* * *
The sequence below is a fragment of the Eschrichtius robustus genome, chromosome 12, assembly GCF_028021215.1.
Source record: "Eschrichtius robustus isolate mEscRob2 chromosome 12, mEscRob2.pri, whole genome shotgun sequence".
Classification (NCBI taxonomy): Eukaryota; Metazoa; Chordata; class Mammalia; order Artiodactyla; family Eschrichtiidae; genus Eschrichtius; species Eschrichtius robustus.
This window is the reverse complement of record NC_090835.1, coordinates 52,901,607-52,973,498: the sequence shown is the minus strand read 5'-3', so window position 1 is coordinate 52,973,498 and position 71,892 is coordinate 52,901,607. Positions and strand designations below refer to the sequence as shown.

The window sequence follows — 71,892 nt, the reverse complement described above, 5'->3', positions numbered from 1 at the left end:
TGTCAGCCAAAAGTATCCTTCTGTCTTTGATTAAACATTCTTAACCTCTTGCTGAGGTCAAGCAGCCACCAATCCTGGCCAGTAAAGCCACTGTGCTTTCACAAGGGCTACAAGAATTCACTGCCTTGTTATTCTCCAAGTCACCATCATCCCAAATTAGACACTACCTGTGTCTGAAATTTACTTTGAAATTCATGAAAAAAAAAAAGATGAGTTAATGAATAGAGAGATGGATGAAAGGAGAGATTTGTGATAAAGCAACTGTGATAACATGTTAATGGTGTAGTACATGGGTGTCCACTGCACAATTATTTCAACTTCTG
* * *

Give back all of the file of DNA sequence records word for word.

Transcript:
The sequence below is a fragment of the Eschrichtius robustus genome, chromosome 12, assembly GCF_028021215.1.
Source record: "Eschrichtius robustus isolate mEscRob2 chromosome 12, mEscRob2.pri, whole genome shotgun sequence".
Classification (NCBI taxonomy): Eukaryota; Metazoa; Chordata; class Mammalia; order Artiodactyla; family Eschrichtiidae; genus Eschrichtius; species Eschrichtius robustus.
This window is the reverse complement of record NC_090835.1, coordinates 52,901,607-52,973,498: the sequence shown is the minus strand read 5'-3', so window position 1 is coordinate 52,973,498 and position 71,892 is coordinate 52,901,607. Positions and strand designations below refer to the sequence as shown.

The window sequence follows — 71,892 nt, the reverse complement described above, 5'->3', positions numbered from 1 at the left end:
TGTCAGCCAAAAGTATCCTTCTGTCTTTGATTAAACATTCTTAACCTCTTGCTGAGGTCAAGCAGCCACCAATCCTGGCCAGTAAAGCCACTGTGCTTTCACAAGGGCTACAAGAATTCACTGCCTTGTTATTCTCCAAGTCACCATCATCCCAAATTAGACACTACCTGTGTCTGAAATTTACTTTGAAATTCATGAAAAAAAAAAAGATGAGTTAATGAATAGAGAGATGGATGAAAGGAGAGATTTGTGATAAAGCAACTGTGATAACATGTTAATGGTGTAGTACATGGGTGTCCACTGCACAATTATTTCAACTTCTG